Not true again. an 87 olds cutlass vin 9, and some vin y's used the 4 speed overdrive 200-4R. Every single GM car has used the 200-4R and 700-R4(a less efficient but tougher trans.) since the late 80's up until the early 2000's The 4L60 and 80's are nothing more than an electronically controlled 700-R4. As for the engines, not much has changed, still 5.0L, 5.7L 90deg roller V-8. The fuel, electronics and induction has changed over the years, but still the same. Simply look at the EPA rated MPG figures for each. There is no major change, or difference. On some models there has been a change for the worse. As with the 4.6L ford. The fuel economy has dropped since going from the 5.0L going to the "modular" 4.6L. No real positive change. hope that makes some sense for you.
trebuchet03 (author)  Outlander8 years ago
So you're saying your 87 cutlass has the same shape as a charger and camero and the same exact power train (mind you, electronics is an integral part) - and then go on to say the changes that have been made (and some not so good). Honestly, I don't care about what changes have been made over the years - if they are not identical, you're practicing bad science. Again, when you want to make a link to aerodynamics - control everything, except aerodynamics. Here's a perfect example - the TV show myth busters did a bit on Tailgate up versus down. They took two identical vehicles (brand new, same mileage), then had one tailgate up, and one down with rules fro driving technique. Same power train, a best effort to control driving technique, two different aerodynamic configurations and a full tank of gas. 800 or so miles later, the truck with it's tailgate down ran out of gas - the other truck ran out of gas around 40 or so miles later. Later, it was empirically tested with a fuel consumption meter -- again, tailgate down consumed more fuel.
 OMG, if aerodynamics didn't make a difference then why is there such a term?
True, if you look at any race vehicle you will see any or all of the following: 1) a spoiler, this is a airfoil that uses the wind to keep contact to the road, why because the natural aerodynamics of a car suck and that mostly is from air going under the car which leads to the next item. 2) a splitter, this is a curved gap filling board of sorts, this is used to get the vehicle as close to the ground and diminish the gap, or reduce drag and improve aerodynamics. So anyone that says aerodynamics is fake or doesn't work..... well haha go on paying for gas as we pass you at the gas station..... haha
So, basically you're saying that if electronic engine control really makes milage better, or at least wasn't just an unnecessary complication, then a more aerodynamic car should not have lower rated milage, am I reading you right? Two things have changed: engine control and car shape. So assuming that the new engine control is better, it must be the car shape causing the lower milage. But since we know from experience that wind resistance does actually matter, we may have just proved that most electronic engine management is all smoke and mirrors. Another possibility is that you're quoting sports cars, which are generally tuned for downforce. Of course, downforce gives you more grip, but robs your straightaway speeds and fuel economy, which is especially obvious in stock car racing. I do know, though, that my dad's '93 Olds Cutlass gets embarrassingly close to a brand-new Milan's milage, with more than 120,000 hard miles on it's clock. There's something amiss there from a technology standpoint.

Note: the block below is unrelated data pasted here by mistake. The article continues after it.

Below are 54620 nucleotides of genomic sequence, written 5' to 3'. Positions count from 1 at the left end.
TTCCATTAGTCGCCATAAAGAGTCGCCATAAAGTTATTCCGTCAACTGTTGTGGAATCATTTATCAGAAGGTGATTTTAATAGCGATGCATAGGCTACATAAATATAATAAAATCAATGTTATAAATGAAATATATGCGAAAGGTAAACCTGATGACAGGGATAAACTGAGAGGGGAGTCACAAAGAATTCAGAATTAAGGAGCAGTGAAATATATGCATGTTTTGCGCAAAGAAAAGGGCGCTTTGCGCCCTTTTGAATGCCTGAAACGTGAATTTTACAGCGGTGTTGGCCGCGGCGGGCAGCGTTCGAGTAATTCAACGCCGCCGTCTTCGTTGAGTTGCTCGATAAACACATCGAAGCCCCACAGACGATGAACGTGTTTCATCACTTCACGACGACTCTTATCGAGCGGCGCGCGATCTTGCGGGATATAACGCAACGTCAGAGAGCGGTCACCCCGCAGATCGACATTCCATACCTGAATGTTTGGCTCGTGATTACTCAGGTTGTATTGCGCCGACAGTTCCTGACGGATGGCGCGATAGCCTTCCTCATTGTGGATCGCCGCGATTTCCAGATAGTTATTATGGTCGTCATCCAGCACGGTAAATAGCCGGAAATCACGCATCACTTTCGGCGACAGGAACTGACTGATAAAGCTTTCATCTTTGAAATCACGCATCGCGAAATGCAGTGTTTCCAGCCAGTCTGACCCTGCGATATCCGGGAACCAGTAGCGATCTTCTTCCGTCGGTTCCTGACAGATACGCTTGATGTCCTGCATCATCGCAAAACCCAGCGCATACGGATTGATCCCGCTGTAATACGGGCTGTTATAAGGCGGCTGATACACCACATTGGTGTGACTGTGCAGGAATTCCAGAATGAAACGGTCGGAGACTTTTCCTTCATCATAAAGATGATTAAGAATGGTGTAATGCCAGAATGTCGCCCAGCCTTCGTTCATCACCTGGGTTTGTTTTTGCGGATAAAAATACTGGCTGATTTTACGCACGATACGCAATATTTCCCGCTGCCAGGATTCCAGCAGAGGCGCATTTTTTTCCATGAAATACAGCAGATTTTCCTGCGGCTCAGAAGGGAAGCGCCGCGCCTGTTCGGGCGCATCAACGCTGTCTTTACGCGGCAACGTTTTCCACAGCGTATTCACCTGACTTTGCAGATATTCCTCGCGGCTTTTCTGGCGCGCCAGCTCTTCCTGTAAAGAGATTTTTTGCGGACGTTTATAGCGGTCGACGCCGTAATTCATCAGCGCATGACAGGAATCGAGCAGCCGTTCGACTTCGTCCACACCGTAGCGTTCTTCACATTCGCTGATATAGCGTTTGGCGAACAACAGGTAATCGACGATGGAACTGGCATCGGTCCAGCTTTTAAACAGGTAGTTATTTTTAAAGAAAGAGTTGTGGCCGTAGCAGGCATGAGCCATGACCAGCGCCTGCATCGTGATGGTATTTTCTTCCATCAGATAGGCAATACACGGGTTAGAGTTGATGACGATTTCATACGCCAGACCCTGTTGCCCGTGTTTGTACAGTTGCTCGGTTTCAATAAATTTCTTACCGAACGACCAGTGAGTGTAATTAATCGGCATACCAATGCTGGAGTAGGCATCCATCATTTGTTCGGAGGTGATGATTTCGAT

jimmytvf5 years ago
that's what i'm talking about, playing with throttle and RPM. Low rpm = low fuel --> FALSE Low rpm make the time lapse between injections increase, so we get less fuel in a second, that's true, but, if we have to step more the throttle to get the same rpm, the volume of fuel increase, and the car needs energy to move and spend more fuel. you have to play with what your engine needs and, at the same time, manage the efficiency of the fuel you send to the engine
best rpm shiftings on petrol: 2000 to 2500 RPM
best rpm shiftings on diesel: 1500 to 2000 RPM (lower rpm torque point)
trebuchet03 (author)  jimmytvf5 years ago
To your earlier comment - this is why instantaneous fuel economy data is important ;)

Yes, we care about long term average consumption - but you won't get good long term averages if you can't keep your instant consumption low (as you accurately said: "play with what your engine needs").
yes, i've just realize about that ;)